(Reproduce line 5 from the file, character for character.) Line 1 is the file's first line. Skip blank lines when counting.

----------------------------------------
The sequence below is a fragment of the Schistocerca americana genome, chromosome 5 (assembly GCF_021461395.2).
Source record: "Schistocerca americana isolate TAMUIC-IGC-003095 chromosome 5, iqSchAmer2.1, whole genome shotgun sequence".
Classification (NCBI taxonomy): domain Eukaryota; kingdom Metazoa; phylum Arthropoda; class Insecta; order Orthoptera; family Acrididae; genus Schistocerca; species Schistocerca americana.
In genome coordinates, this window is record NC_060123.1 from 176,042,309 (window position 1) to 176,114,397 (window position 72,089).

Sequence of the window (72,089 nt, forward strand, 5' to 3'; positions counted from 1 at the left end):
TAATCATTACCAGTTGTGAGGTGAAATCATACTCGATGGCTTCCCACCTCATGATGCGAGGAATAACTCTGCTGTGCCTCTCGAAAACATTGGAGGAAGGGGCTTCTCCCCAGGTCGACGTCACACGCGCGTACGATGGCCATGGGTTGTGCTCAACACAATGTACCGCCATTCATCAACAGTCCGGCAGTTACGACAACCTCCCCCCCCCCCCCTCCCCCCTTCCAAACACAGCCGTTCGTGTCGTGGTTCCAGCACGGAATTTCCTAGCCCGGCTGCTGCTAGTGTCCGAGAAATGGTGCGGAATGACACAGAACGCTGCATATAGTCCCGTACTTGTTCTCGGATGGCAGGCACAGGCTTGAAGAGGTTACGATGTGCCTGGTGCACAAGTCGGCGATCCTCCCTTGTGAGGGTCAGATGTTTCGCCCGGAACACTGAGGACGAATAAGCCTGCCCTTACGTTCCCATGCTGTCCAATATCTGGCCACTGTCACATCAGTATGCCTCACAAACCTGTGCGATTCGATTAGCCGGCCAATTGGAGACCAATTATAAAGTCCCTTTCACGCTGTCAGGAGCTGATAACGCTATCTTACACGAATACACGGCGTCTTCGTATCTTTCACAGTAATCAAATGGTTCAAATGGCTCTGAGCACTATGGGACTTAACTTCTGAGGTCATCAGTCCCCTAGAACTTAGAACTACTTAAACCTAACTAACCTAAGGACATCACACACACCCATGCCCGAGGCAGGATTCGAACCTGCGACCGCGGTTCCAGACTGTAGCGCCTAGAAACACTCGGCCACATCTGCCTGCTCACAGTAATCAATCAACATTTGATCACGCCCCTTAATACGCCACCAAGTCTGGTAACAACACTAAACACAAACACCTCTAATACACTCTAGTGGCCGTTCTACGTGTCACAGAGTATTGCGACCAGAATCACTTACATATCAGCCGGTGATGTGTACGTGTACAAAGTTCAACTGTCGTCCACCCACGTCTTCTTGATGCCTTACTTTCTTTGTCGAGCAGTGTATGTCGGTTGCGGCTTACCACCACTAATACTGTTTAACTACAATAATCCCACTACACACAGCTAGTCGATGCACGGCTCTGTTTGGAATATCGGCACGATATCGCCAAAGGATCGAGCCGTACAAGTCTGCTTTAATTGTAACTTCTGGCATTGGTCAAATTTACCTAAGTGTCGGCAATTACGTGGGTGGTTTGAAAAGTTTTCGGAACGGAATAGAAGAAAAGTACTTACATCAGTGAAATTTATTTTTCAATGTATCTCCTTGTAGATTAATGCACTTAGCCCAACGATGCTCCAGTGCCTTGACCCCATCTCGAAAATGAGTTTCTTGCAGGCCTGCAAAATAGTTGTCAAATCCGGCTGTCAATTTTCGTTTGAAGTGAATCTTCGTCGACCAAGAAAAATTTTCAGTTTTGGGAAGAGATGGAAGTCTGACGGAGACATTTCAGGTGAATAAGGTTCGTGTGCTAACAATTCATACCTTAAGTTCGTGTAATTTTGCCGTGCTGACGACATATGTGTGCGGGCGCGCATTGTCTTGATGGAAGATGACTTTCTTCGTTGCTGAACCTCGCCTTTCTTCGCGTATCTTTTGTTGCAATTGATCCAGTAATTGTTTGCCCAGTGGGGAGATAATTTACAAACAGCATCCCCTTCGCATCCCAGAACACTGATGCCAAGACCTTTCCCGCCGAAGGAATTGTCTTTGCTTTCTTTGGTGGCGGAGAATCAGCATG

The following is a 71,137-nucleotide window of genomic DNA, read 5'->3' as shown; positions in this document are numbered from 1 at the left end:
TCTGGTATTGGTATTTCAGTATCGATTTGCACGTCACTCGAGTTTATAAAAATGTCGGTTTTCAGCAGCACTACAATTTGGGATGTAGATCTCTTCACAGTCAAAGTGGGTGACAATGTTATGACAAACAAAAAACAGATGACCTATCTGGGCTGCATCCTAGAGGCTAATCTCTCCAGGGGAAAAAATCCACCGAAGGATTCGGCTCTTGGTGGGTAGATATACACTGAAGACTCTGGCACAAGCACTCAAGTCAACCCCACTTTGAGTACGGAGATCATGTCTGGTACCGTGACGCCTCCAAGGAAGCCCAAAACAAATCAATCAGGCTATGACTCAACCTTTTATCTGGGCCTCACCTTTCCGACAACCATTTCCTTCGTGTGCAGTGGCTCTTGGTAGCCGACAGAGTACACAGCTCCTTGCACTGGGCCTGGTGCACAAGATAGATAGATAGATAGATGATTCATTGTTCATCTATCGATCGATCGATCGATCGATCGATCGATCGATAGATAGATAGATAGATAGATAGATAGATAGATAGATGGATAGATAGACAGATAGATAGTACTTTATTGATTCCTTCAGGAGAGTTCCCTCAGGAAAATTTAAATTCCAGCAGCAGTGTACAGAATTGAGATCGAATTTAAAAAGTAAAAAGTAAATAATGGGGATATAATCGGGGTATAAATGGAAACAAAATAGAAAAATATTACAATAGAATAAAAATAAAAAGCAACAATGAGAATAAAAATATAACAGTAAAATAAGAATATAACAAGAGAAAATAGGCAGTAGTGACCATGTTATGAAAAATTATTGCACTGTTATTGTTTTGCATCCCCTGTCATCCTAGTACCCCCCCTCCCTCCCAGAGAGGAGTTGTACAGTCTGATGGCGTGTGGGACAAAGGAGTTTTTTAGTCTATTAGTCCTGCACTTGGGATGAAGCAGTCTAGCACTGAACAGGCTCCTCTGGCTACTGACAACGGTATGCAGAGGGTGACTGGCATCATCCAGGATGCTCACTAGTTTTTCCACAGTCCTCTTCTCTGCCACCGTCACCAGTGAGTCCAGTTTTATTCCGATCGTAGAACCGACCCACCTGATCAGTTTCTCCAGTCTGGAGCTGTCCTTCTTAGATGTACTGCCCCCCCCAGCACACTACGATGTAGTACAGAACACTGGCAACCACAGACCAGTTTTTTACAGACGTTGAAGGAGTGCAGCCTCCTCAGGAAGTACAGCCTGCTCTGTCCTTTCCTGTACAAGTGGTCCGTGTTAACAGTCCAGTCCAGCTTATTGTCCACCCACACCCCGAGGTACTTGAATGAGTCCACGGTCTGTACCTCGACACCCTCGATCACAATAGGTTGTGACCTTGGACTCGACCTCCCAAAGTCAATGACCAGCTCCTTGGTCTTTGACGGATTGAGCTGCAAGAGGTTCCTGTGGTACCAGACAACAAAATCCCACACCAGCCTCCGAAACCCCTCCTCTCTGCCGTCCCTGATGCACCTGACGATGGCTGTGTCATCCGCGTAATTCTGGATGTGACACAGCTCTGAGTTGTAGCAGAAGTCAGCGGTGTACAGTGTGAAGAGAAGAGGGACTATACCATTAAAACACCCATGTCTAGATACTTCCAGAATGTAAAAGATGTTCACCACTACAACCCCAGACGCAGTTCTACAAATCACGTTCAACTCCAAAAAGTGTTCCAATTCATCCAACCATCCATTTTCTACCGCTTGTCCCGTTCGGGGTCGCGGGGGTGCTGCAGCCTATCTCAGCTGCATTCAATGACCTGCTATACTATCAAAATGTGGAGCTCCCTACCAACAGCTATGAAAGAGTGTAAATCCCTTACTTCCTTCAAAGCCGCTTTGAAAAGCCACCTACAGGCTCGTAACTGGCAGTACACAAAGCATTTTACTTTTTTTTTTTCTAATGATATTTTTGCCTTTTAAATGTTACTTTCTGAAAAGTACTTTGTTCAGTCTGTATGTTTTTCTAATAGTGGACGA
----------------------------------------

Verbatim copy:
Sequence of the window (72,089 nt, forward strand, 5' to 3'; positions counted from 1 at the left end):